In another heartfelt letter from Zimbabwe, Cathy Buckle extends her gratitude to the global community that cares about Zimbabwe’s plight. She reflects on the recent election, the departure of Zimbabweans from abroad, and the harsh realities faced by those who remain. With honesty, she reveals the nation’s reliance on remittances from the diaspora to survive amidst skyrocketing inflation and rampant unemployment. Buckle also sheds light on the paradox of luxury resorts in a land of squalor and the critical role they play. This poignant letter underscores the resilience of Zimbabweans and the importance of international solidarity in these challenging times.
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Zimbabweans don’t want to be refugees in foreign lands
By Cathy Buckle
Dear Family and Friends,
I am writing this extra letter today in recognition of you, the people out there who care about Zimbabwe and what happens here and who are as stunned as we are about what went on in the August election. A quietness has descended over our dust-swept country. The September winds and whirlwinds are here, do you remember them? The hot, dusty, thick winds with pieces of grass, leaves and grit in them rushing across the open plains, cavorting on our roofs, shaking the old leaves off the trees allowing space for the glorious spring colours.
As I write most of the foreign number plates have gone, the vehicles and their Zimbabweans occupants from South Africa, Botswana, Namibia, Malawi and Mozambique have gone home. Zimbabweans in the Diaspora came home in big numbers for the election. They saw what we see, felt what we feel and were left as disbelieving as we are. Already we miss you, your fresh faces, your open minds, your ideas, your outrage, your hope. You have seen for yourselves now, seen exactly what life is like in Zimbabwe, how easy it is to become smothered by it. You have seen the illusion of normal that we live in and you have also seen the reality that lies under the dust. One man wrote to me last week when he got back to his life in the Diaspora. He had stayed in Zimbabwe for two months, the longest time, he told me, since he had left, by necessity not choice, nearly two decades ago. His brief words said it all: I don’t know how you are surviving.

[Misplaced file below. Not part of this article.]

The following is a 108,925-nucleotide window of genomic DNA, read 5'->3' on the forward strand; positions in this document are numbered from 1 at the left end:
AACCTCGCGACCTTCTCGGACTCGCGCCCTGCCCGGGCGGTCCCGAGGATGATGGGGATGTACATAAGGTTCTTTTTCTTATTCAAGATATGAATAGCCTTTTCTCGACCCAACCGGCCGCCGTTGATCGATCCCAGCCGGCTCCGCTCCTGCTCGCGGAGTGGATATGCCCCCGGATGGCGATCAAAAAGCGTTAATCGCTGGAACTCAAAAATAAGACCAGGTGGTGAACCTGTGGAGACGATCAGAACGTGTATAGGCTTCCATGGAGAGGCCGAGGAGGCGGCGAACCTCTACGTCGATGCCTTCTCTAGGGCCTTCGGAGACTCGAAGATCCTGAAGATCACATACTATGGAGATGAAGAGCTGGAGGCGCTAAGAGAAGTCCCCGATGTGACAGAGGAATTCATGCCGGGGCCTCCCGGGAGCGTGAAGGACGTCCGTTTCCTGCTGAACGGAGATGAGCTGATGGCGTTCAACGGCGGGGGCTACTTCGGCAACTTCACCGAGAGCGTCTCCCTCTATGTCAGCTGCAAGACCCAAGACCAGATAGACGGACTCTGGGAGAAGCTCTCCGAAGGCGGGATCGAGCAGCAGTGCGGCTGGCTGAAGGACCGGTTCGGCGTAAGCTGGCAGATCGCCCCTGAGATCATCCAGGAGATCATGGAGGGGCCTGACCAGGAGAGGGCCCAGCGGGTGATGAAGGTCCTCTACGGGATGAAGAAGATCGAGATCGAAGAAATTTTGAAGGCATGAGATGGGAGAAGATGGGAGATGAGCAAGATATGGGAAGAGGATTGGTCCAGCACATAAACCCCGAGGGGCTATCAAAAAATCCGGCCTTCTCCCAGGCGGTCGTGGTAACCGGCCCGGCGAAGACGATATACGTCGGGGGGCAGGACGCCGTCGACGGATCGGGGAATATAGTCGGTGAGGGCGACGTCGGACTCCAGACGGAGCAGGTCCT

It’s a question so many people on the outside ask, how do we survive? The honest answer is that without families in the Diaspora sending money home for their families here, people would not be surviving. The longest queues you see these days are outside the money transfer agencies: Mukuru, Western Union, World Remit and others. From 6.00am in the morning people start lining up, waiting for the MTAs to open so they can collect their 20, 50, 100 US dollars that you have sent them. Without access to US dollars people simply can’t survive here, can’t survive the collapsed currency, the 641% inflation, the 95% unemployment.
The other question people ask is what’s the truth about poverty in Zimbabwe? They see images of luxury lodges and tourist resorts, sparkling swimming pools and big slabs of meat sizzling on barbecues. They say it’s not right that there is such luxury in a country so full of squalor. The fact is though, as hard as it may look, most of those tourist resorts are saving Zimbabwe. They bring jobs and keep surrounding communities afloat, they repair roads and bridges, help schools and clinics, protect wild places, support local businesses. As hard it may look to outsiders, many of these resorts are hanging on by their fingertips: huge government taxes, levies, fees, corrupt officials at every turn, inflation which erodes profit and leaves them barely covering costs.
I end this short letter today with thanks to Zimbabweans in the Diaspora who came home to vote; who send money home to support their families; who support sick or elderly family members who need help with medication, food and living expenses and thank you to everyone who sends messages of support, empathy and encouragement. It matters to us that you care about us and what happens to our country. We don’t want to be refuges and migrants in foreign countries and if we end up there it is by necessity, not choice.
There is no charge for this Letter From Zimbabwe but if you would like to donate please visit my website. Until next time, thanks for reading this Letter From Zimbabwe now in its 23rd year, and my books about life in Zimbabwe, a country in waiting.
Ndini shamwari yenyu (I am your friend)
15 September 2023
- Katzenellenbogen: Zimbabwe’s electoral quagmire and South Africa’s tight corner
- Zimbabwe opposition demands election rerun after international scrutiny
- Premium from the FT – Democracy, once subverted, is hard to regain. Ask Zimbabwe.
Copyright © Cathy Buckle https://cathybuckle.co.zw/
All my books are now available on Amazon, Kindle and LULU with the hardback version of my evocative Photo-books “Zimbabwe’s Timeless Beauty” (the 2021, 2022 and 2023 collections) available exclusively on LULU. My new Beautiful Zimbabwe Calendar for 2024 is now also available. Please visit my website for full details www.cathybuckle.co.zw or click here: www.lulu.com/spotlight/cathybuckle2018 or here www.amazon.com/author/catherinebuckle